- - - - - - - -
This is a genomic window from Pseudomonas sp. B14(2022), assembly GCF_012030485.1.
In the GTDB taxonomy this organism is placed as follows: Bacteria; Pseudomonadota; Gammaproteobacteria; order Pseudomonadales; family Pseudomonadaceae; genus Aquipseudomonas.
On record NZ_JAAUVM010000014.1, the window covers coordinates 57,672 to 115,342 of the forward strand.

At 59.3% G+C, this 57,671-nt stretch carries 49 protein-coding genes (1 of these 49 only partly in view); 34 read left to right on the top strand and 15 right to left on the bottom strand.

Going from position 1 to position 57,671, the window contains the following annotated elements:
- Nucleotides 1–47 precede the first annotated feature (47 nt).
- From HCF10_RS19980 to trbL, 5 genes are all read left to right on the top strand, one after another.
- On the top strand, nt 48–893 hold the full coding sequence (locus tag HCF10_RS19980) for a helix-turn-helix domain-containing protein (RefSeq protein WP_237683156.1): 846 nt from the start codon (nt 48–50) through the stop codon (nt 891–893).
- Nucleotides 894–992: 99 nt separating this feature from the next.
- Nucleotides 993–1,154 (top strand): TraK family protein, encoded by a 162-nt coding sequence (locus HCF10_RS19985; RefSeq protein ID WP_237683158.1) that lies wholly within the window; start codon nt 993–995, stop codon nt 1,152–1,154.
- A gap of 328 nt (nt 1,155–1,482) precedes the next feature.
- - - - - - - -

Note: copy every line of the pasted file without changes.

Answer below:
This is a genomic window from Pseudomonas sp. B14(2022), assembly GCF_012030485.1.
In the GTDB taxonomy this organism is placed as follows: Bacteria; Pseudomonadota; Gammaproteobacteria; order Pseudomonadales; family Pseudomonadaceae; genus Aquipseudomonas.
On record NZ_JAAUVM010000014.1, the window covers coordinates 57,672 to 115,342 of the forward strand.

At 59.3% G+C, this 57,671-nt stretch carries 49 protein-coding genes (1 of these 49 only partly in view); 34 read left to right on the top strand and 15 right to left on the bottom strand.

Going from position 1 to position 57,671, the window contains the following annotated elements:
- Nucleotides 1–47 precede the first annotated feature (47 nt).
- From HCF10_RS19980 to trbL, 5 genes are all read left to right on the top strand, one after another.
- On the top strand, nt 48–893 hold the full coding sequence (locus tag HCF10_RS19980) for a helix-turn-helix domain-containing protein (RefSeq protein WP_237683156.1): 846 nt from the start codon (nt 48–50) through the stop codon (nt 891–893).
- Nucleotides 894–992: 99 nt separating this feature from the next.
- Nucleotides 993–1,154 (top strand): TraK family protein, encoded by a 162-nt coding sequence (locus HCF10_RS19985; RefSeq protein ID WP_237683158.1) that lies wholly within the window; start codon nt 993–995, stop codon nt 1,152–1,154.
- A gap of 328 nt (nt 1,155–1,482) precedes the next feature.